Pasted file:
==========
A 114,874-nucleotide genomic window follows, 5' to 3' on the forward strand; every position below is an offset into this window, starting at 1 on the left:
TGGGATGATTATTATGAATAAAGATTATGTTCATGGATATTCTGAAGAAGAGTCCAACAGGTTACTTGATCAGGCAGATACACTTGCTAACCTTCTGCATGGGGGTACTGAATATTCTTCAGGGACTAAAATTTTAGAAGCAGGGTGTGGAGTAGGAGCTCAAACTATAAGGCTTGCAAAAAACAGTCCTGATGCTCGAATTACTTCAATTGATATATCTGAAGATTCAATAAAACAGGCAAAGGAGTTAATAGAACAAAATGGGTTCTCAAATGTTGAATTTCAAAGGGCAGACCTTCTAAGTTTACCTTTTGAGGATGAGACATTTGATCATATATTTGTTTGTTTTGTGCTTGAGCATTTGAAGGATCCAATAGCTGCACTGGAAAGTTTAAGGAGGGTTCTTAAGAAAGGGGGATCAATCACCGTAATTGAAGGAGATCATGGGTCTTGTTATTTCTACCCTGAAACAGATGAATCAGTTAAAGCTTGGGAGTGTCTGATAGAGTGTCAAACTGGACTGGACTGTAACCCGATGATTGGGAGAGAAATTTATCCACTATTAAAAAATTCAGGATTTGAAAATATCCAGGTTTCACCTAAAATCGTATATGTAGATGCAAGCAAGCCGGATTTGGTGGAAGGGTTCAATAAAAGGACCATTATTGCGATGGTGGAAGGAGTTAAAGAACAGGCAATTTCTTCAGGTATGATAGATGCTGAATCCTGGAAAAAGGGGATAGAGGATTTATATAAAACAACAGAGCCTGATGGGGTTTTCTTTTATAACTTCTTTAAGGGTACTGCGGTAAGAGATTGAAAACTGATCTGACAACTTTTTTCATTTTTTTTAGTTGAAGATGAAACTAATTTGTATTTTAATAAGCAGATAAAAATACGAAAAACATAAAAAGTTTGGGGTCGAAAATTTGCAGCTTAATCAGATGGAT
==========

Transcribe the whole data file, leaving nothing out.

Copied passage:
A 114,874-nucleotide genomic window follows, 5' to 3' on the forward strand; every position below is an offset into this window, starting at 1 on the left:
TGGGATGATTATTATGAATAAAGATTATGTTCATGGATATTCTGAAGAAGAGTCCAACAGGTTACTTGATCAGGCAGATACACTTGCTAACCTTCTGCATGGGGGTACTGAATATTCTTCAGGGACTAAAATTTTAGAAGCAGGGTGTGGAGTAGGAGCTCAAACTATAAGGCTTGCAAAAAACAGTCCTGATGCTCGAATTACTTCAATTGATATATCTGAAGATTCAATAAAACAGGCAAAGGAGTTAATAGAACAAAATGGGTTCTCAAATGTTGAATTTCAAAGGGCAGACCTTCTAAGTTTACCTTTTGAGGATGAGACATTTGATCATATATTTGTTTGTTTTGTGCTTGAGCATTTGAAGGATCCAATAGCTGCACTGGAAAGTTTAAGGAGGGTTCTTAAGAAAGGGGGATCAATCACCGTAATTGAAGGAGATCATGGGTCTTGTTATTTCTACCCTGAAACAGATGAATCAGTTAAAGCTTGGGAGTGTCTGATAGAGTGTCAAACTGGACTGGACTGTAACCCGATGATTGGGAGAGAAATTTATCCACTATTAAAAAATTCAGGATTTGAAAATATCCAGGTTTCACCTAAAATCGTATATGTAGATGCAAGCAAGCCGGATTTGGTGGAAGGGTTCAATAAAAGGACCATTATTGCGATGGTGGAAGGAGTTAAAGAACAGGCAATTTCTTCAGGTATGATAGATGCTGAATCCTGGAAAAAGGGGATAGAGGATTTATATAAAACAACAGAGCCTGATGGGGTTTTCTTTTATAACTTCTTTAAGGGTACTGCGGTAAGAGATTGAAAACTGATCTGACAACTTTTTTCATTTTTTTTAGTTGAAGATGAAACTAATTTGTATTTTAATAAGCAGATAAAAATACGAAAAACATAAAAAGTTTGGGGTCGAAAATTTGCAGCTTAATCAGATGGAT